“I always had a knack for using my hands. I remember as a little kid taking apart pencil sharpeners and trying to fix them but I was more about sales than engineering.
“When I was in college I was always working on motorcycles. I got Tyler interested and he has worked on about 20. I have probably worked on 30-plus bikes since college.
“I went into the corporate world when I graduated and I was training to be a broker. I had my broker’s license. But I needed something tangible. My contract was about to be renewed, but I was single so I decided to go for a business on my own. It is great. I am slammed on work.”
How many motorcycles do you have?
“I have four right now, two projects and two personal ones. I have a vintage 1973 BMW. It is all original. BMW bikes will run forever. People run them over 100,000 miles all the time.
“I have a 1972 Honda CV 750. That is an iconic model.
“I have a 1978 Kawasaki KZ 650. It is Mad Max inspired. It is planned to look the way it is. It has a cool vibe to it.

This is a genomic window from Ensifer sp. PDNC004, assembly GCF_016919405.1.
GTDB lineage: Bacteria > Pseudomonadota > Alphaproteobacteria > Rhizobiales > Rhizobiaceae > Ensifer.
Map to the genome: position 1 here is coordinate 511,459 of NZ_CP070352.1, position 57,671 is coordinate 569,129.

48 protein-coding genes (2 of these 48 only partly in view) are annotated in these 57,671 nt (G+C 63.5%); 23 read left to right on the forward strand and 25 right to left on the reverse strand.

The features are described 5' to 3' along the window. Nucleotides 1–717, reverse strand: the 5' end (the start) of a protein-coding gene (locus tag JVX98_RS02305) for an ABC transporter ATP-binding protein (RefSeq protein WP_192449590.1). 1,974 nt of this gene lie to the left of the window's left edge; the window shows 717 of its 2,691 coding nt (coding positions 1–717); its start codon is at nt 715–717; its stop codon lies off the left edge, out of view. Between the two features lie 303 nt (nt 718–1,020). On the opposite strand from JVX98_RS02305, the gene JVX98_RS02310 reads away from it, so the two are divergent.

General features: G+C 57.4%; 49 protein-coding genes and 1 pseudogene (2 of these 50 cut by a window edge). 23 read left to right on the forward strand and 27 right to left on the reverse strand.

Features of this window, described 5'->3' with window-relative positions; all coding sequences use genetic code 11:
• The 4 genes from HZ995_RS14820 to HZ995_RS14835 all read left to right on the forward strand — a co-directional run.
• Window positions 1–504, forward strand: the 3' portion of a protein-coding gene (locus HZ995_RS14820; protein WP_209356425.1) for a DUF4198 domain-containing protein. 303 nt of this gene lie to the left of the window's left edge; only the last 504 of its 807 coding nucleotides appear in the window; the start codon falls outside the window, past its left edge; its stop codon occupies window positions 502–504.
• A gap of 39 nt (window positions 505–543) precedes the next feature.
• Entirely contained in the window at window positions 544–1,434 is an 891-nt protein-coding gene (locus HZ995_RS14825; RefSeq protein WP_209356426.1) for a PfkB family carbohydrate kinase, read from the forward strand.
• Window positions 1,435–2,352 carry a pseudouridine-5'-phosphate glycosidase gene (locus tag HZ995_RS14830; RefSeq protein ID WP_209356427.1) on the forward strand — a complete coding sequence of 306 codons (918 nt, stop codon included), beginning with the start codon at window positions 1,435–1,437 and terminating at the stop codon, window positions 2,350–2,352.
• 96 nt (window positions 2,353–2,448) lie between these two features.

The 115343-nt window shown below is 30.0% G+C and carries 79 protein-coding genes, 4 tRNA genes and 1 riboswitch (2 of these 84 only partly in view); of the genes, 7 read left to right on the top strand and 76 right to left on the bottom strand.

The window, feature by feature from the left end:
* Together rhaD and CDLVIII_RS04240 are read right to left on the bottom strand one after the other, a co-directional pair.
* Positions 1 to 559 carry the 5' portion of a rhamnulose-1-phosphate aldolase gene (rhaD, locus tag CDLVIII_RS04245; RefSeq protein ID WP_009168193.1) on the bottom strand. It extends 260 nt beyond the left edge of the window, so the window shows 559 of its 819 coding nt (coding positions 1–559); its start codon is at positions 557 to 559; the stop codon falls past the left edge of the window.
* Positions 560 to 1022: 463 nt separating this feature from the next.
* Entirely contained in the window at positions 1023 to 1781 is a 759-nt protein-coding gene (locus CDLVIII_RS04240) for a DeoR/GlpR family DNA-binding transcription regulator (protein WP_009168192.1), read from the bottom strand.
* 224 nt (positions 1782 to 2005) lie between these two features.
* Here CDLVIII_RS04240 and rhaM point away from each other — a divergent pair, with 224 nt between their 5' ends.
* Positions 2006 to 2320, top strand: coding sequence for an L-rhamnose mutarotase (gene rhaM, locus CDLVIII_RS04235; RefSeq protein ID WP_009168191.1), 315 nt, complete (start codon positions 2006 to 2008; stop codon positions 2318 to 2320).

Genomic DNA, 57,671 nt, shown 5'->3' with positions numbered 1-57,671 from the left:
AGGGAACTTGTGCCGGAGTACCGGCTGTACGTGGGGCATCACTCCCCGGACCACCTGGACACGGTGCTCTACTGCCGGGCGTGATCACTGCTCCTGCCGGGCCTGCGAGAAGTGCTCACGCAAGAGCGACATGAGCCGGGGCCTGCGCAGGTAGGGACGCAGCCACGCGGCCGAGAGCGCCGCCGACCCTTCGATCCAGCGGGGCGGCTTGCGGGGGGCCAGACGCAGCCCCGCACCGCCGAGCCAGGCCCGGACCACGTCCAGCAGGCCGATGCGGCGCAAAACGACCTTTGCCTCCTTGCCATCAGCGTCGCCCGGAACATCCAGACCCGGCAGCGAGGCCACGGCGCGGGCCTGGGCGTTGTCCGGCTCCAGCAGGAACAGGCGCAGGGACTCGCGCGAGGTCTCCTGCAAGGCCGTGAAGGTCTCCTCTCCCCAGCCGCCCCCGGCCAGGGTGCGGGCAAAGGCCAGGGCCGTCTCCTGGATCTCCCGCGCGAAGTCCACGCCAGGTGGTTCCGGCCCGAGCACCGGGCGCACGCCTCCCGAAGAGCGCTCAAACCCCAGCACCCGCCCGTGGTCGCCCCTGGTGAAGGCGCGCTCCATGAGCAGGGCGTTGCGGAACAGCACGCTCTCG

“I have a smaller bike that is going to be a project this winter. It will be a shop bike.
“My personal bikes are marketing for my company and marketing for my website.”
What years did you play soccer at Lipscomb? Who were your coaches?
“I played from 2008 through 2013. I had a medical redshirt my senior year. My coaches were Charles Morrow and Kevin Burk.”
Why did you choose to attend Lipscomb?
“I was being recruited by a couple of schools in California and a couple of schools in Colorado.
“I played basketball and soccer. I was playing AAU basketball and traveling all over the state, but I was 5-foot-7 so soccer took over.
“Charles and Kevin saw me play in the Disney Showcase in Florida. I had not committed. That was my last hurrah. I had a really good tournament and made a couple of great plays right in front of Charles and Kevin.